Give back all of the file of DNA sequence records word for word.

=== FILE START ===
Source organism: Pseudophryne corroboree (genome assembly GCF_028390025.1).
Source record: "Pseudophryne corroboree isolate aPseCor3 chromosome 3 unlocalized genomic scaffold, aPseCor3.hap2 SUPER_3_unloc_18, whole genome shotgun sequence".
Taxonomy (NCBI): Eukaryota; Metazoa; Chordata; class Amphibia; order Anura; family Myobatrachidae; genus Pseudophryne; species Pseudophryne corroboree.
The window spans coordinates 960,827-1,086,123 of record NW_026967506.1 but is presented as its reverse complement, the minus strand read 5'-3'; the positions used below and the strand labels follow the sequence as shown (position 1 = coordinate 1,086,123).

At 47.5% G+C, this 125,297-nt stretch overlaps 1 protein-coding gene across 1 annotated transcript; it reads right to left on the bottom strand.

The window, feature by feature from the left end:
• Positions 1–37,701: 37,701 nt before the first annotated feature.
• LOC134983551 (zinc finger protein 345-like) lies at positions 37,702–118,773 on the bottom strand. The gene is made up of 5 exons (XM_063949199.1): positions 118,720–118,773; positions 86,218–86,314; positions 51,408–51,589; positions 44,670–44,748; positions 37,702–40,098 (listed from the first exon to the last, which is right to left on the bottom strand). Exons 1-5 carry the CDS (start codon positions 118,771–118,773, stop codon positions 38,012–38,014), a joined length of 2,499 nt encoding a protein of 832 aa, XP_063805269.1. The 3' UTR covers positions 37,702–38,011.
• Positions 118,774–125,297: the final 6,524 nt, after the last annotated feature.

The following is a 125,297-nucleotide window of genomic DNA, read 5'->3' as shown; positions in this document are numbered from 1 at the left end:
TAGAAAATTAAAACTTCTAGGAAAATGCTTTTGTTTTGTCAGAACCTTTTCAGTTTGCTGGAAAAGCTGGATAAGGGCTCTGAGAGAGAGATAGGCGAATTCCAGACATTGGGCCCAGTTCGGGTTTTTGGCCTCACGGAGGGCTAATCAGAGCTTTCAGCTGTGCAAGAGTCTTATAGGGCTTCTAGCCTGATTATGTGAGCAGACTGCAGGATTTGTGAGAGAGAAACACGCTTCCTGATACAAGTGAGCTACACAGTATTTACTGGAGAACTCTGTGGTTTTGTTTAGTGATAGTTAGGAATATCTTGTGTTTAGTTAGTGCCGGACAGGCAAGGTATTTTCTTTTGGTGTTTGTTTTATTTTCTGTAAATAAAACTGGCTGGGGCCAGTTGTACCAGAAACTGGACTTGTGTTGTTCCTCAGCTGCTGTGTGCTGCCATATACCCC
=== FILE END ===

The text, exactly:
Source organism: Pseudophryne corroboree (genome assembly GCF_028390025.1).
Source record: "Pseudophryne corroboree isolate aPseCor3 chromosome 3 unlocalized genomic scaffold, aPseCor3.hap2 SUPER_3_unloc_18, whole genome shotgun sequence".
Taxonomy (NCBI): Eukaryota; Metazoa; Chordata; class Amphibia; order Anura; family Myobatrachidae; genus Pseudophryne; species Pseudophryne corroboree.
The window spans coordinates 960,827-1,086,123 of record NW_026967506.1 but is presented as its reverse complement, the minus strand read 5'-3'; the positions used below and the strand labels follow the sequence as shown (position 1 = coordinate 1,086,123).

At 47.5% G+C, this 125,297-nt stretch overlaps 1 protein-coding gene across 1 annotated transcript; it reads right to left on the bottom strand.

The window, feature by feature from the left end:
• Positions 1–37,701: 37,701 nt before the first annotated feature.
• LOC134983551 (zinc finger protein 345-like) lies at positions 37,702–118,773 on the bottom strand. The gene is made up of 5 exons (XM_063949199.1): positions 118,720–118,773; positions 86,218–86,314; positions 51,408–51,589; positions 44,670–44,748; positions 37,702–40,098 (listed from the first exon to the last, which is right to left on the bottom strand). Exons 1-5 carry the CDS (start codon positions 118,771–118,773, stop codon positions 38,012–38,014), a joined length of 2,499 nt encoding a protein of 832 aa, XP_063805269.1. The 3' UTR covers positions 37,702–38,011.
• Positions 118,774–125,297: the final 6,524 nt, after the last annotated feature.

The following is a 125,297-nucleotide window of genomic DNA, read 5'->3' as shown; positions in this document are numbered from 1 at the left end:
TAGAAAATTAAAACTTCTAGGAAAATGCTTTTGTTTTGTCAGAACCTTTTCAGTTTGCTGGAAAAGCTGGATAAGGGCTCTGAGAGAGAGATAGGCGAATTCCAGACATTGGGCCCAGTTCGGGTTTTTGGCCTCACGGAGGGCTAATCAGAGCTTTCAGCTGTGCAAGAGTCTTATAGGGCTTCTAGCCTGATTATGTGAGCAGACTGCAGGATTTGTGAGAGAGAAACACGCTTCCTGATACAAGTGAGCTACACAGTATTTACTGGAGAACTCTGTGGTTTTGTTTAGTGATAGTTAGGAATATCTTGTGTTTAGTTAGTGCCGGACAGGCAAGGTATTTTCTTTTGGTGTTTGTTTTATTTTCTGTAAATAAAACTGGCTGGGGCCAGTTGTACCAGAAACTGGACTTGTGTTGTTCCTCAGCTGCTGTGTGCTGCCATATACCCC